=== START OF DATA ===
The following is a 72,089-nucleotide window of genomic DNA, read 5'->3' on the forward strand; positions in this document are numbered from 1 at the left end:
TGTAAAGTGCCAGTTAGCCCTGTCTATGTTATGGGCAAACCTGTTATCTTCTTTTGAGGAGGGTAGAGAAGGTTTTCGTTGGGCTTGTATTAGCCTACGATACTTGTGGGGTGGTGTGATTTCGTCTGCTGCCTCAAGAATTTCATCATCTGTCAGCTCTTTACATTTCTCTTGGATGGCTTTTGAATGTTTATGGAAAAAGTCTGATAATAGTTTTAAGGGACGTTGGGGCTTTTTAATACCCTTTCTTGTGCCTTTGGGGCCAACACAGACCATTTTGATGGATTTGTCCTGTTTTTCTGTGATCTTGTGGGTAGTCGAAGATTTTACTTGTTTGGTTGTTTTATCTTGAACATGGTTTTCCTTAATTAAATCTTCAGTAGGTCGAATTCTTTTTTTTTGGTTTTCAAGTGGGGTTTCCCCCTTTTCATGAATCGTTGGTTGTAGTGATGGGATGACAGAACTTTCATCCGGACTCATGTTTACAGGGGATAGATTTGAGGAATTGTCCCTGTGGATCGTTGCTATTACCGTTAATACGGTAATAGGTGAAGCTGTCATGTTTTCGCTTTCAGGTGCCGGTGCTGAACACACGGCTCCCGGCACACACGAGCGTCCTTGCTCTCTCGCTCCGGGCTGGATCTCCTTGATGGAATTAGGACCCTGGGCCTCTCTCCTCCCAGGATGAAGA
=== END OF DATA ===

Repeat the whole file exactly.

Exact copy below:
The following is a 72,089-nucleotide window of genomic DNA, read 5'->3' on the forward strand; positions in this document are numbered from 1 at the left end:
TGTAAAGTGCCAGTTAGCCCTGTCTATGTTATGGGCAAACCTGTTATCTTCTTTTGAGGAGGGTAGAGAAGGTTTTCGTTGGGCTTGTATTAGCCTACGATACTTGTGGGGTGGTGTGATTTCGTCTGCTGCCTCAAGAATTTCATCATCTGTCAGCTCTTTACATTTCTCTTGGATGGCTTTTGAATGTTTATGGAAAAAGTCTGATAATAGTTTTAAGGGACGTTGGGGCTTTTTAATACCCTTTCTTGTGCCTTTGGGGCCAACACAGACCATTTTGATGGATTTGTCCTGTTTTTCTGTGATCTTGTGGGTAGTCGAAGATTTTACTTGTTTGGTTGTTTTATCTTGAACATGGTTTTCCTTAATTAAATCTTCAGTAGGTCGAATTCTTTTTTTTTGGTTTTCAAGTGGGGTTTCCCCCTTTTCATGAATCGTTGGTTGTAGTGATGGGATGACAGAACTTTCATCCGGACTCATGTTTACAGGGGATAGATTTGAGGAATTGTCCCTGTGGATCGTTGCTATTACCGTTAATACGGTAATAGGTGAAGCTGTCATGTTTTCGCTTTCAGGTGCCGGTGCTGAACACACGGCTCCCGGCACACACGAGCGTCCTTGCTCTCTCGCTCCGGGCTGGATCTCCTTGATGGAATTAGGACCCTGGGCCTCTCTCCTCCCAGGATGAAGA